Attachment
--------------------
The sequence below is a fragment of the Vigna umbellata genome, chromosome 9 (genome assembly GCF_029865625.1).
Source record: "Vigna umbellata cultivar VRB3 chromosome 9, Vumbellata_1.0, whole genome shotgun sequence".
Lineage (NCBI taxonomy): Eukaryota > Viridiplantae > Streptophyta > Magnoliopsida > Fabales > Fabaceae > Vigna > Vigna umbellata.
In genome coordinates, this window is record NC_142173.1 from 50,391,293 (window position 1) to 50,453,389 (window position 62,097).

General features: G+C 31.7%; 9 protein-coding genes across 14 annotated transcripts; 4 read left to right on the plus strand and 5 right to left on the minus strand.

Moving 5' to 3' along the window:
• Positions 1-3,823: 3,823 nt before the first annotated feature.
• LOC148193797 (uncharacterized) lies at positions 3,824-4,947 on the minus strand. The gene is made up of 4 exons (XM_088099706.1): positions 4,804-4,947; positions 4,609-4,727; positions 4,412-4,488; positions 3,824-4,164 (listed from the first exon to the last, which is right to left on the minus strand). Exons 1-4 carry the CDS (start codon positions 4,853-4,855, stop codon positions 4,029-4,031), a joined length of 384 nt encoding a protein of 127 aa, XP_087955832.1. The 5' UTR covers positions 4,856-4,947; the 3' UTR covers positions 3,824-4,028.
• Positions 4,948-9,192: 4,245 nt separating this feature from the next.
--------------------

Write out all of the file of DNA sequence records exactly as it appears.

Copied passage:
The sequence below is a fragment of the Vigna umbellata genome, chromosome 9 (genome assembly GCF_029865625.1).
Source record: "Vigna umbellata cultivar VRB3 chromosome 9, Vumbellata_1.0, whole genome shotgun sequence".
Lineage (NCBI taxonomy): Eukaryota > Viridiplantae > Streptophyta > Magnoliopsida > Fabales > Fabaceae > Vigna > Vigna umbellata.
In genome coordinates, this window is record NC_142173.1 from 50,391,293 (window position 1) to 50,453,389 (window position 62,097).

General features: G+C 31.7%; 9 protein-coding genes across 14 annotated transcripts; 4 read left to right on the plus strand and 5 right to left on the minus strand.

Moving 5' to 3' along the window:
• Positions 1-3,823: 3,823 nt before the first annotated feature.
• LOC148193797 (uncharacterized) lies at positions 3,824-4,947 on the minus strand. The gene is made up of 4 exons (XM_088099706.1): positions 4,804-4,947; positions 4,609-4,727; positions 4,412-4,488; positions 3,824-4,164 (listed from the first exon to the last, which is right to left on the minus strand). Exons 1-4 carry the CDS (start codon positions 4,853-4,855, stop codon positions 4,029-4,031), a joined length of 384 nt encoding a protein of 127 aa, XP_087955832.1. The 5' UTR covers positions 4,856-4,947; the 3' UTR covers positions 3,824-4,028.
• Positions 4,948-9,192: 4,245 nt separating this feature from the next.